Bimber The Spirit of the Underground Release No. 6

Bimber The Spirit of the Underground – Release No. 6

Back in 2021, Bimber started its then-new collection, The Spirit of the Underground, celebrating many stations from the London Underground passenger railway system, the Tube. We could review the first batch of four stations in June 2021, thanks to a Tweet Tasting with Steve Rush and Matt McKay. Fast forward three years and they’ve already released their 6th batch of four expressions, that we’re trying today. The ballot for those bottles is long closed and these are all sold out, but you might be tempted to get one on the secondary market as I’m sure several of them will pop in one of the several whisky auctions you already probably know of. So maybe this review will help you choose which one to go to with my tasting notes. But remember this is my humble opinion so your taste might be different, your nose and palate may get different notes that what I recognised. So to help, I’ll also link at the end of the review a link to friends’ blogs, who also reviewed these four whiskies. But without further ado, let’s review those four Bimber The Spirit of the Underground, from their sixth release.

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Old Pulteney Distillery

Old Pulteney 12, 15, Flotilla and more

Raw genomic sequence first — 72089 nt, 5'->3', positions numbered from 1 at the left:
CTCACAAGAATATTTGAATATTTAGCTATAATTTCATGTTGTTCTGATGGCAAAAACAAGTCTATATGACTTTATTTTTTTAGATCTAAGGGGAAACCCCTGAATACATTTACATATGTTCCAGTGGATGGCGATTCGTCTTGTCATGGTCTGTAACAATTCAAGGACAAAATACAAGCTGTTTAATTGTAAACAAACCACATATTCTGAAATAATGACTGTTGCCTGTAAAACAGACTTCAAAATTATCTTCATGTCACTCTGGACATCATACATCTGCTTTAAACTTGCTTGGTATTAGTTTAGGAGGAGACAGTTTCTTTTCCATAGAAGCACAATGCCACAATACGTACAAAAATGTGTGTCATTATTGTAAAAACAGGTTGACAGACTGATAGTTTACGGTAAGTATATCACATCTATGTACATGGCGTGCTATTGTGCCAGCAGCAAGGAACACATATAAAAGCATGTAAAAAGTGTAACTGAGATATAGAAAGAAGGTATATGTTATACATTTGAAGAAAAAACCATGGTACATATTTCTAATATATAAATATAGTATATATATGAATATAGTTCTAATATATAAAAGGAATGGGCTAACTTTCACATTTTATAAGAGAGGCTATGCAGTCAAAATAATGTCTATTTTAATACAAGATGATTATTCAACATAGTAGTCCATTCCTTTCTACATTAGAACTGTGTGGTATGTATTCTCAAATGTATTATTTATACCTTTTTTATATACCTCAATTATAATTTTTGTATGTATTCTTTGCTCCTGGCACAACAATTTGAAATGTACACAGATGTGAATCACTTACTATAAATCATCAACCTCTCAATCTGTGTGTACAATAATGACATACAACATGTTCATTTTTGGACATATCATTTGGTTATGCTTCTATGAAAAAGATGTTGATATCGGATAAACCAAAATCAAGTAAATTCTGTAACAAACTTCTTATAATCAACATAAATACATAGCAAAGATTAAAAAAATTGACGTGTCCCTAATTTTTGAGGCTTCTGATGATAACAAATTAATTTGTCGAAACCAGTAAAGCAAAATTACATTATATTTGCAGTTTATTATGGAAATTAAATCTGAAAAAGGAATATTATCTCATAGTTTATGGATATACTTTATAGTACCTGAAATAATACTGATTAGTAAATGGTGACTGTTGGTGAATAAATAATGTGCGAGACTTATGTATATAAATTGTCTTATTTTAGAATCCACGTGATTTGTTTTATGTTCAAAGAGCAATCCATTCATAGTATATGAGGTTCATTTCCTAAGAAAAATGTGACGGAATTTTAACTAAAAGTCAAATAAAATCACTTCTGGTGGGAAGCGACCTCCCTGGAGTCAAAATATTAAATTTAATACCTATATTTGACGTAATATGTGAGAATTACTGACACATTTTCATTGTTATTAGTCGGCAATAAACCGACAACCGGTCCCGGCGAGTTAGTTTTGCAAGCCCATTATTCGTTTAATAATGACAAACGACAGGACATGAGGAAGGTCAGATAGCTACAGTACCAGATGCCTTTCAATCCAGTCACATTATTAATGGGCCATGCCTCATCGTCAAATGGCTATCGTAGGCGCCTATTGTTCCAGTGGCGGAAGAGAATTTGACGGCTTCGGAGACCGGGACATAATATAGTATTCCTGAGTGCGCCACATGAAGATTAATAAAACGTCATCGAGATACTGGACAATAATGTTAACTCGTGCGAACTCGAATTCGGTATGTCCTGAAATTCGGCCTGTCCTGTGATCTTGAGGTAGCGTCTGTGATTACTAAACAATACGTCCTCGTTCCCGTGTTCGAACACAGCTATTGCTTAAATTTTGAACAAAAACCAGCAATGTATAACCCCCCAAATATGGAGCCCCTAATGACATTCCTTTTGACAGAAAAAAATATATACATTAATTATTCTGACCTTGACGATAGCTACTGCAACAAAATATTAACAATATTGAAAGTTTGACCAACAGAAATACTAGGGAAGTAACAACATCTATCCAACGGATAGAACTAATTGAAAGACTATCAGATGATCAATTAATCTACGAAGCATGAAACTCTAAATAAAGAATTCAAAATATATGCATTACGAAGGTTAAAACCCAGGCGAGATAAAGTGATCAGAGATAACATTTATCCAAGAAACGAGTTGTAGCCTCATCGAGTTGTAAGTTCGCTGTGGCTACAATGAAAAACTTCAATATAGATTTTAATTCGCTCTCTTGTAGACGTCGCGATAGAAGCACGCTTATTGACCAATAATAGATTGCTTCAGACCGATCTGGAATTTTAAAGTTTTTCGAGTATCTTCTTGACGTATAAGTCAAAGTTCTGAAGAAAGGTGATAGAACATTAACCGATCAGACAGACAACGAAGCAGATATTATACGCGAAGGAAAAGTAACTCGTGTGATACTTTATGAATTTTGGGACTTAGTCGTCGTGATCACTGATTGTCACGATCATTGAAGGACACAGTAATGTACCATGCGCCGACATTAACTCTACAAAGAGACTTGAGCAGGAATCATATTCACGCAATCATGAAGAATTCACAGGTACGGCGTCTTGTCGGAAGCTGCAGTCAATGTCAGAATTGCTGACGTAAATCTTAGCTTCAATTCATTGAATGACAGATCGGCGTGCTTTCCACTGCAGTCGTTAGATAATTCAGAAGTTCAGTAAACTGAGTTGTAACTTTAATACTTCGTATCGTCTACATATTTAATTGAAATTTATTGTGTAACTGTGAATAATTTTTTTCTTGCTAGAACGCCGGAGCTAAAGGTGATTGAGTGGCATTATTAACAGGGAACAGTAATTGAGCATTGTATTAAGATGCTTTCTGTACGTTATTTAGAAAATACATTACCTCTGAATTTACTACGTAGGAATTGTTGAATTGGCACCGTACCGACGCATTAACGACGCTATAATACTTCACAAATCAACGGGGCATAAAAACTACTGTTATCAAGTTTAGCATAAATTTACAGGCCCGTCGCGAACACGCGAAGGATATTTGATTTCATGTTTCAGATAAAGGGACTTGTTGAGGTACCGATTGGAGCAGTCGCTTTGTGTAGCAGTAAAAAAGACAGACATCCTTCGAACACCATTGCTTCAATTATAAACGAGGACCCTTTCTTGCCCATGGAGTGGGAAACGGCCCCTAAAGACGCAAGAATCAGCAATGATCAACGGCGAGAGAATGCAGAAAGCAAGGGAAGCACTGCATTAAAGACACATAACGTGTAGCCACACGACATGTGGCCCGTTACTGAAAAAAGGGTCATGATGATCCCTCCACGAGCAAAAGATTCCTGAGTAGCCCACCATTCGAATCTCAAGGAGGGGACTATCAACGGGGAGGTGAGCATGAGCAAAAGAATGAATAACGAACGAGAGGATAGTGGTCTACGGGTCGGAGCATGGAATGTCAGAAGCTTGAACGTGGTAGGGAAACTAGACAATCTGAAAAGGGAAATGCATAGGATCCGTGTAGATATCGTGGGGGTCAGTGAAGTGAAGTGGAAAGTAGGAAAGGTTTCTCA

Pulteney distillery, known for its whisky labelled Old Pulteney, was once the northernmost whisky distillery on mainland Scotland. However, this title was later taken by Wolfburn and then 8 Doors distillery. The northernmost whisky distillery in Scotland overall is Highland Park. In 1825, James Henderson, who had been distilling illegally in Stemster, moved to Pulteneytown to establish a legitimate whisky distillery. The Henderson family owned it for almost a century until selling it to Jas. Watson of Dundee in 1920. In 1922, Wick town council banned alcohol sales under the influence of an American evangelist, and by 1924, Old Pulteney was sold to John Dewar & Sons, eventually becoming part of DCL. The distillery closed in 1930 due to a market downturn and reopened in 1951, four years after the ban was lifted, when local businessman Robert ‘Bertie’ Cumming bought it. He sold it, along with Balblair, to Hiram Walker in 1955. Following a series of mergers, it became part of Allied Distillers, who sold it to Inver House in 1995 when it was in desperate need of repairs. In 2001, Pacific Spirits acquired Inver House, which was later purchased by Thailand’s International Beverage Holding in 2006. Today, we will sample several Old Pulteney whiskies from the core range, including the 12- and 15-year-old expressions, the 2012 Flotilla, a 2006 Vintage released for Global Travel Retail, and an independent bottling: a 2008 single cask bottled by Daily Dram.

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